The most eye-catching items in Yan Li's nine-square-meter office are piles and piles of case histories on her narrow table and a makeshift bed for patients in this community of 10,150 people from 4,083 households. Yan Li, a 27-year-old doctor in a community health clinic in Xicheng District of downtown Beijing, said 300 of the 1,000 cases were "active," which means the patients visit the clinic regularly as per their doctors' instructions. Yan is so familiar with these documents that people will be amazed by the speed with which she can locate a specific case history.
Of course, Yan knows the patients even better. On a typical working day recently, she saw eight patients in the morning, ranging in age from 55 to 83 years old, and suffering from chronic diseases.
Throughout the morning, Yan talked slowly and loudly to her patients, repeating herself often. Spending 20 to 25 minutes on each patient, she hardly stopped for a break. But, she said, the time she got with every patient is what distinguished her from her peers in big hospitals. "People always complain about doctors' nonchalant three-minute talk in big hospitals, yet I can understand their difficulties; after all, they have long queues of patients waiting outside the door," said Yan Li.
China is ending a 20-year-old medical reform that has been "basically unsuccessful" as concluded by a two-year study by a think tank under the State Council released last July. In 2000, the country bore the humiliation of being ranked 188 among 191 countries by the World Health Organization in terms of the fairness of medical resources. The Chinese Government is changing course toward a community-based health care network consisting of tens of thousands of doctors like Yan Li to serve the health needs of its urban population.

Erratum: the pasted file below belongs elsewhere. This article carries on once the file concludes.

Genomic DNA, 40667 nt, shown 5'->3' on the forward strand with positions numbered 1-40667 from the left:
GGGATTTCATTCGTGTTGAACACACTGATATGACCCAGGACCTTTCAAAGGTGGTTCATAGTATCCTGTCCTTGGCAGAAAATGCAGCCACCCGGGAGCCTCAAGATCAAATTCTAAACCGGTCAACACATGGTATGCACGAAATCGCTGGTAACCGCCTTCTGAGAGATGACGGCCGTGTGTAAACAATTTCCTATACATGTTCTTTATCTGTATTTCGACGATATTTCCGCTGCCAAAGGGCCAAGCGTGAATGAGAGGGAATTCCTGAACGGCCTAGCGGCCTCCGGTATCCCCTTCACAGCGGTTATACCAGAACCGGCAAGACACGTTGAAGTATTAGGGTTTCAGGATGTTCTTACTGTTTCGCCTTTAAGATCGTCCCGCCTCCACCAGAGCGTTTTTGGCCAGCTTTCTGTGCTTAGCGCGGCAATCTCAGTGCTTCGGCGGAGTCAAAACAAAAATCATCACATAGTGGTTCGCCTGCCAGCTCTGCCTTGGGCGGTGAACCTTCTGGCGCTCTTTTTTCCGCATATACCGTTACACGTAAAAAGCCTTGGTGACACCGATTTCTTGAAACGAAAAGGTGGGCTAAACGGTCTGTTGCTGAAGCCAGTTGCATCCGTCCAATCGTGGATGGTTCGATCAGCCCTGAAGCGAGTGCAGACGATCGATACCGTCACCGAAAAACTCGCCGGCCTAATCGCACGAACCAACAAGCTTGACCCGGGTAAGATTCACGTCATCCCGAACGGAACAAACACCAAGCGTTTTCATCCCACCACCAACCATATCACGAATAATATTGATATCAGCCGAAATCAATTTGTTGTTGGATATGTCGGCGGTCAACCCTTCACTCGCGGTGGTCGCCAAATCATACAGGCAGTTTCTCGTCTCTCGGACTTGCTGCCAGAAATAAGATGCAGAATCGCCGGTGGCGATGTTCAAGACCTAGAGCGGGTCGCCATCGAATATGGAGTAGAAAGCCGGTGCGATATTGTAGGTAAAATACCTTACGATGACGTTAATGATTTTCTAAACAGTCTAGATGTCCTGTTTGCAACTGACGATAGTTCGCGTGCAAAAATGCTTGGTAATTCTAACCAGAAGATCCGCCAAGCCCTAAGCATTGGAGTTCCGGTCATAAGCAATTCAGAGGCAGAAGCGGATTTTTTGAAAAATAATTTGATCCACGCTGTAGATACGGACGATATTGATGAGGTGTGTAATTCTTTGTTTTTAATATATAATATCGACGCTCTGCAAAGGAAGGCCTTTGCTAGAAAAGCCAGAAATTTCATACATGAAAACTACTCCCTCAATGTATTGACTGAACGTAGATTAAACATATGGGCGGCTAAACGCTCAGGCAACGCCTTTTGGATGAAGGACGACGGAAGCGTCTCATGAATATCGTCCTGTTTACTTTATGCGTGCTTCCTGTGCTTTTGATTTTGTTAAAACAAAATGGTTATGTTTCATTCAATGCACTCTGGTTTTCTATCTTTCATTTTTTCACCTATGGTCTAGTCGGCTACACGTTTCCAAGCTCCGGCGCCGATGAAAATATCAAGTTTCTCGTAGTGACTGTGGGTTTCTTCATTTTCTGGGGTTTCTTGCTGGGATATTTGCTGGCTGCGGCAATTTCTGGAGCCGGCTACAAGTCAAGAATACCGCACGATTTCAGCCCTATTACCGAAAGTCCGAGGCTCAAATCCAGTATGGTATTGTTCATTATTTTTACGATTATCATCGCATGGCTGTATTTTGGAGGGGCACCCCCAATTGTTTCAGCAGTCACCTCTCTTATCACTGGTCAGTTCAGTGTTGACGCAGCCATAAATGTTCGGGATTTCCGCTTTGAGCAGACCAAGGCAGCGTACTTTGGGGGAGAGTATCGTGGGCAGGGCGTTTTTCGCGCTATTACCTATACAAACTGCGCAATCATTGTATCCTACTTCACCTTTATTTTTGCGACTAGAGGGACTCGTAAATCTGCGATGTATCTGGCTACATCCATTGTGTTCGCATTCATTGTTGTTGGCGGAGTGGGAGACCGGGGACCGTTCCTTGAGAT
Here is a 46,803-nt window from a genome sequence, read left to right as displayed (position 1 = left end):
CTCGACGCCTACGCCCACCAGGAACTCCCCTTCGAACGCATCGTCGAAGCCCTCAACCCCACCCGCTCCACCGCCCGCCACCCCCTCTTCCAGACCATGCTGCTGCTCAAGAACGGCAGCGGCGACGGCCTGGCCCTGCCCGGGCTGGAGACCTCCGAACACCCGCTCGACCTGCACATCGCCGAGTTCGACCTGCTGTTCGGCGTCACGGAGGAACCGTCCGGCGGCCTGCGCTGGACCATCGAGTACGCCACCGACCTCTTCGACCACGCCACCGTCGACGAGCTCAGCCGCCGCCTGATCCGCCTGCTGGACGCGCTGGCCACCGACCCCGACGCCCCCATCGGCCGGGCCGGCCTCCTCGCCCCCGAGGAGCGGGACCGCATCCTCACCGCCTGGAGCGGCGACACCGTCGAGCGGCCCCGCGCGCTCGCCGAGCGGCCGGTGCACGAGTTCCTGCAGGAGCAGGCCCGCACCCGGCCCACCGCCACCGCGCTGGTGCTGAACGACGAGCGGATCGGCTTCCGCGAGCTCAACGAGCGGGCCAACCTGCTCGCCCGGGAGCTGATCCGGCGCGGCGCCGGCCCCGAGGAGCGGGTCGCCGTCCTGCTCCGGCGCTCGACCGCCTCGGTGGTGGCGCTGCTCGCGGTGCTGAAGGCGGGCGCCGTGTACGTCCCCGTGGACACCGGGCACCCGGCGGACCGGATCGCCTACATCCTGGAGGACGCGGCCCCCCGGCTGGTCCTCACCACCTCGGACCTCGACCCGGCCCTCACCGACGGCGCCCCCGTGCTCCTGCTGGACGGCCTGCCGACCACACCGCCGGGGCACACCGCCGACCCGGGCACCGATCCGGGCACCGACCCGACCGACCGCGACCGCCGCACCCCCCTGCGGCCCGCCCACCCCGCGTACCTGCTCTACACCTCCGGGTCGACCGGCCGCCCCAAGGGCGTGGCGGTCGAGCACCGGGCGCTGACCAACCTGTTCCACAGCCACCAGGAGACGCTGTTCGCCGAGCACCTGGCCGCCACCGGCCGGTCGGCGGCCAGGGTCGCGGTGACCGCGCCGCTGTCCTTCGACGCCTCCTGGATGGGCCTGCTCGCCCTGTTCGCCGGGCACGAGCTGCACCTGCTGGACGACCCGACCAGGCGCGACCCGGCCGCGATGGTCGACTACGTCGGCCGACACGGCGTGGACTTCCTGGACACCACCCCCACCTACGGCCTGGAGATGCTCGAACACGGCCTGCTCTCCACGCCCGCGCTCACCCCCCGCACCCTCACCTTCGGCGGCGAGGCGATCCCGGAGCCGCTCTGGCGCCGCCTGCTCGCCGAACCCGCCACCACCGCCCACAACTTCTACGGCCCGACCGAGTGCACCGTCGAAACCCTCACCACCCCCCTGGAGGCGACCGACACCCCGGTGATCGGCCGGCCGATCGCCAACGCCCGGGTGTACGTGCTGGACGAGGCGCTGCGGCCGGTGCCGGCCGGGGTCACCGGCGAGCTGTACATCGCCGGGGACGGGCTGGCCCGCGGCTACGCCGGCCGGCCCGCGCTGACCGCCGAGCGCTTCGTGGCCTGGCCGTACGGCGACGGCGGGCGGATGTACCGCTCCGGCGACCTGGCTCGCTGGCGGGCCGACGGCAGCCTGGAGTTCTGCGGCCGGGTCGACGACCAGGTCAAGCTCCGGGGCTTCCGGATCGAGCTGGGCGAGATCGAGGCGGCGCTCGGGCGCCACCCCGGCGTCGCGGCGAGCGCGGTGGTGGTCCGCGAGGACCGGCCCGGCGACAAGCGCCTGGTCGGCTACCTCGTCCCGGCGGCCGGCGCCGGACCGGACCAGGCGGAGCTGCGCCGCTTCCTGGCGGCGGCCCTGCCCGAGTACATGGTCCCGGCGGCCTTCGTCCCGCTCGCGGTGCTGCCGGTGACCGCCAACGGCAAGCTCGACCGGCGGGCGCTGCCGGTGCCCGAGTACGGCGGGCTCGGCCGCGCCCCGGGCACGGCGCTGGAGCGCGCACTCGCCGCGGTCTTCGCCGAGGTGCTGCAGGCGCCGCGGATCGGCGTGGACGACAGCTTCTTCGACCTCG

After reading a blood test report, Yan praised a 59-year-old diabetes patient for controlling his blood glucose level well and asked her details of her diet control that she could share with other patients. An 82-year-old victim of heart disease, who came for regular medication for blood pressure control, grumbled about his wife's reluctance to go to hospital for a blood test despite the symptoms of diabetes. Listening to the old man complaining about the tension over disagreements, Yan said the wife might be suffering from depression and suggested she should be taken to see a professional psychiatrist. Lu Fengzhang, 75, who has been suffering from heart disease and diabetes for years, came for a blood test. Based on his weight and height, Yan calculated the amount of rice Lu could take every day and instructed him to eat more vegetables. Before Lu left, Yan told him that she would call to inform him of the time of an upcoming lecture on stroke prevention.
"The characteristic of medicare in China is that it has become both inconvenient and unaffordable," said Li Ling, a professor at the China Center for Economic Research of Peking University, at a symposium last December. She said such a situation was unthinkable in a well-functioning medical system, where expensive health services are always of high quality and convenient while services that people have to queue for are usually inexpensive and even free.
Chen Yude, professor at the School of Public Health of Peking University, pointed out that an important reason for such a situation was that people were rushing to the big, multi-specialty hospitals known for their cutting-edge technology and advanced surgical treatments even for common diseases. Chen said his outpatient surveys in such hospitals in Beijing showed that the most common complaint was upper respiratory tract infection, usually a common cold. As a patient, Chen told Beijing Review, he tried his best to avoid going to The Third Hospital of Peking University, one of the best hospitals in Beijing, despite its proximity to his office. "It is so crowded and I know I will be 'got rid of' in no more than three minutes," said Chen. He said the danger of this "brand-effect" was that patients with a complex disease would not get sufficient time for consultation and check-up.
China embarked on its four-strata national health network in the 1950s. The top three strata comprise comprehensive public hospitals ranked by scale and sophistication of technology while the bottom comprises public clinics at the community level in cities and at the township level in the countryside. Grassroots clinics, amid a market-oriented reform approach and further shrinkage of government subsidies, found themselves short of funds for surgery and development. According to Chen, subsidies have dropped from 30 percent of total medical expenses to around 16 percent. In the process, most people lost confidence in the quality of community medical health.